Using Light to Detect Drugs and Pathogens
Lightsense Technology is focused on what's called optical pathogen detection.
It’s created patented technology in the form of handheld devices. These devices help:
• Law enforcement officers with illicit drug detection.
• Food-safety workers with bacterial pathogen detection.
• And healthcare workers avoid potential viral pathogens.
Lightsense has received a Phase 1 SBIR grant from the Defense Logistics Agency of the U.S. Department of Defense. This grant is funding development of devices intended to detect viruses in people, including Covid-19.
Other grant applications have been submitted, including one to the National Institutes of Health for research in point-of-care medical testing, and the Department of Defense for detection of chemical and biological warfare agents.
This is an enormous opportunity for Lightsense. That’s because it’s targeting three major markets:
Illicit drug detection is a $51 billion market. Bacterial pathogen detection can be a solution for the $20 billion pharmaceutical manufacturing sector as well as the $8 billion food supply sector. And point-of-care diagnostics is a $13 billion market.
The key behind Lightsense’s technology is the implementation of spectroscopy. This is the science of using light of various wavelengths to analyze objects or chemical compounds.
Lightsense has incorporated this technology into a series of handheld scanners, known as spectrometers. When objects are scanned, light energy “interrogates” their molecules and produces a spectral response. The unique emission is then compared to a pre-determined signature stored in a cloud-based database.
For illicit drug detection, Lightsense has created DrugDetect. This optical scanner is about the size of a smartphone, and works as a “point-and-shoot” device. It can detect methamphetamine on surfaces, including skin, fabric, plastics, wood, and metal. (In 2022, this device will have detection capabilities for fentanyl, cocaine, and heroin.)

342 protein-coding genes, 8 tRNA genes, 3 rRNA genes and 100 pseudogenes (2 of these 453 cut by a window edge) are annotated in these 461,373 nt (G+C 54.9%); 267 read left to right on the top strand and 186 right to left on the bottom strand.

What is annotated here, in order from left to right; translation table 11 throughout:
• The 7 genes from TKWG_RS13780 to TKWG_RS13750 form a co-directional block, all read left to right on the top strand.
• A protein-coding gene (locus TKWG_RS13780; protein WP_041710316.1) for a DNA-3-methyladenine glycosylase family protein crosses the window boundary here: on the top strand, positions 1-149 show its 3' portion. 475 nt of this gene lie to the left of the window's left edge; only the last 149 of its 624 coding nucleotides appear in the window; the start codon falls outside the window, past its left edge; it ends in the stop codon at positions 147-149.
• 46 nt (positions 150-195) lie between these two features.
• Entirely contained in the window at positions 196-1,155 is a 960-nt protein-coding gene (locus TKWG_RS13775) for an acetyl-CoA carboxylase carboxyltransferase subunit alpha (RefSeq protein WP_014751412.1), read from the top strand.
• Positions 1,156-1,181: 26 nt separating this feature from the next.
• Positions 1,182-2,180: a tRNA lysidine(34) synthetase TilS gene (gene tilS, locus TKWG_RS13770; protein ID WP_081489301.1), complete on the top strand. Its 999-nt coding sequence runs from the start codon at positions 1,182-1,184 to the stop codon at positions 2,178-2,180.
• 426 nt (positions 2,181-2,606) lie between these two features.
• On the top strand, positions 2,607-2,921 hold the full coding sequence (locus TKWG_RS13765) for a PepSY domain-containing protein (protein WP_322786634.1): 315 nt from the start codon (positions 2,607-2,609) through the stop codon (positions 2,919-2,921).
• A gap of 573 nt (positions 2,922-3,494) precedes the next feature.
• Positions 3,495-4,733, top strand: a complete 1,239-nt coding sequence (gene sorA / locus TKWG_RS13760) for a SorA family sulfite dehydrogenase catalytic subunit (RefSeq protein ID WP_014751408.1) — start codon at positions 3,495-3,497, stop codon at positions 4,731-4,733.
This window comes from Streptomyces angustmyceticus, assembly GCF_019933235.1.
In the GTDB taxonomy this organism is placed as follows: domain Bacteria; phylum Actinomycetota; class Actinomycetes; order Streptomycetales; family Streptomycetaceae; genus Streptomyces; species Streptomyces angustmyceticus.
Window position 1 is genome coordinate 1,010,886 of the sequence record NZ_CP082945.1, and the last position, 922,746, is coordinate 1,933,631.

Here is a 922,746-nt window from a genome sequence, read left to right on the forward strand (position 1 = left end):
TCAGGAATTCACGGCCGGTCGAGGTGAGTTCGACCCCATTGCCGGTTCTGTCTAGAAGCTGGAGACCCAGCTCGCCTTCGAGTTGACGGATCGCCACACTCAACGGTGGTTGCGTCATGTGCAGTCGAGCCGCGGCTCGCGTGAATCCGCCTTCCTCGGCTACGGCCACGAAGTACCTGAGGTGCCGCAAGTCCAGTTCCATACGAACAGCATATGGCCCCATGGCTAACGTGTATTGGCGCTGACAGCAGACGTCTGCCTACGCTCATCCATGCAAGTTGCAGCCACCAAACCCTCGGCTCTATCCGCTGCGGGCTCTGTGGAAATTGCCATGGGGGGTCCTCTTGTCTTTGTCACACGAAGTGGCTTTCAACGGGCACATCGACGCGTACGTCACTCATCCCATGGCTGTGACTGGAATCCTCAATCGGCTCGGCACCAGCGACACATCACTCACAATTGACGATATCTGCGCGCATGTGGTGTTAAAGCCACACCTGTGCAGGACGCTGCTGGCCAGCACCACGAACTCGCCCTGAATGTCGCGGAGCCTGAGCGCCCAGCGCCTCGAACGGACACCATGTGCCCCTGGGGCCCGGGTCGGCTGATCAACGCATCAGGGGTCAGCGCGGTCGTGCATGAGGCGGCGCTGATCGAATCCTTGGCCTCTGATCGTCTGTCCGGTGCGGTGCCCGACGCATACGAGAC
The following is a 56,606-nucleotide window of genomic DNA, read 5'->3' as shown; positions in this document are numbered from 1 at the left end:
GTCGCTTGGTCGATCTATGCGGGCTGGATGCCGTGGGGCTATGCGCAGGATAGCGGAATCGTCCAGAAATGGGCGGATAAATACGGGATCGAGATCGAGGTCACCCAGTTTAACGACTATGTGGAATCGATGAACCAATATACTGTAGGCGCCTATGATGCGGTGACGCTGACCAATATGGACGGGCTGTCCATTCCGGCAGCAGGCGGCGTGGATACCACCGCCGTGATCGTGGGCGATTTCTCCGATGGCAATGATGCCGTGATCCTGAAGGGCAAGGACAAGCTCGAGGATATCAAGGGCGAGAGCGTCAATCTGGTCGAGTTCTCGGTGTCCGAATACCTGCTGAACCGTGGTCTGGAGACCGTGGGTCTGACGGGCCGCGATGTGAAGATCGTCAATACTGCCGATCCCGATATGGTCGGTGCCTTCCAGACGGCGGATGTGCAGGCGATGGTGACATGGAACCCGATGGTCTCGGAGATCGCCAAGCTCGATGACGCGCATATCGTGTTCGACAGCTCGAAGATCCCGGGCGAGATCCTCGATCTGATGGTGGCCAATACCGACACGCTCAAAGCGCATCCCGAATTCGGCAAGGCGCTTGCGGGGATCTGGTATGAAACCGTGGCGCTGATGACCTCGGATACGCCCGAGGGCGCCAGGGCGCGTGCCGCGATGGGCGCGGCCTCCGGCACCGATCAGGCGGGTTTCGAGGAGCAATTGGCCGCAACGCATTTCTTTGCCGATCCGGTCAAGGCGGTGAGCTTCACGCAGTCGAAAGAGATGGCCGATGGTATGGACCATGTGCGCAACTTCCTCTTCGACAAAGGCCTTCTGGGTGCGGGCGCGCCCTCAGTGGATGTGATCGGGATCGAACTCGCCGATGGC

Additionally, Lightsense is creating instruments that can be used to analyze molecules in food and prescription drugs. These instruments have the potential to reduce pathogen testing from 3 days to 1 minute, and can reduce the number and severity of outbreaks.
Lightsense’s team has created more than 90 miniaturized spectrometers. It’s seeking capital to increase R&D efforts, as well as file additional patents covering its technology.
Terje is a world-renowned scientist in physics and materials science. For more than 25 years, he's focused on bringing technologies from the laboratory to the product stage, including spectrometers and sensors.
Prior to starting Ligthsense, he founded Intex, a company focused on spectrometry technology that was acquired by a Germany-based competitor. Before that, he co-founded Optoel Corporation, a developer of electron and photon technology.
Earlier in his career, Terje founded Moltech Corporation, a producer of rechargeable lithium-sulfur batteries. Under his guidance, Moltech raised $65 million from venture capitalists and reached $130 million in sales. Before that, he spent time in academia, serving as a senior scientist at Brookhaven National Laboratory.
He holds a Bachelor’s degree in Physics from MIT and a Ph.D. in Physics from the University of California, Berkeley.
With more than 30 years of experience as a research physicist and engineer, Wade is an expert in system design and advanced instrumentation manufacturing. Throughout his career, he’s assembled devices ranging from X-rays to telescopes.
He's received recognition awards from NASA and holds a Bachelor’s degree and Ph.D. in Physics from Virginia Polytechnic Institute.
Bruce has extensive experience in the technology industry, having held marketing positions at several leading technology companies.
In addition to his role with Lightsense, he is an advisor and strategist for technology companies LG Display, Nanosys, and Infocus. He’s also an advisor with Berkeley SkyDeck, a startup accelerator affiliated with UC Berkeley.
Previously, he was Chief Marketing Officer with Applied Materials, a semiconductors business. Before that, he held the same role with Ascent Solar Technologies, an energy company.
Earlier in his career, Bruce was a general manager with Philips, an electronics manufacturer. He holds undergraduate and graduate degrees in Physics and Biophysics from Princeton University and UC Berkeley.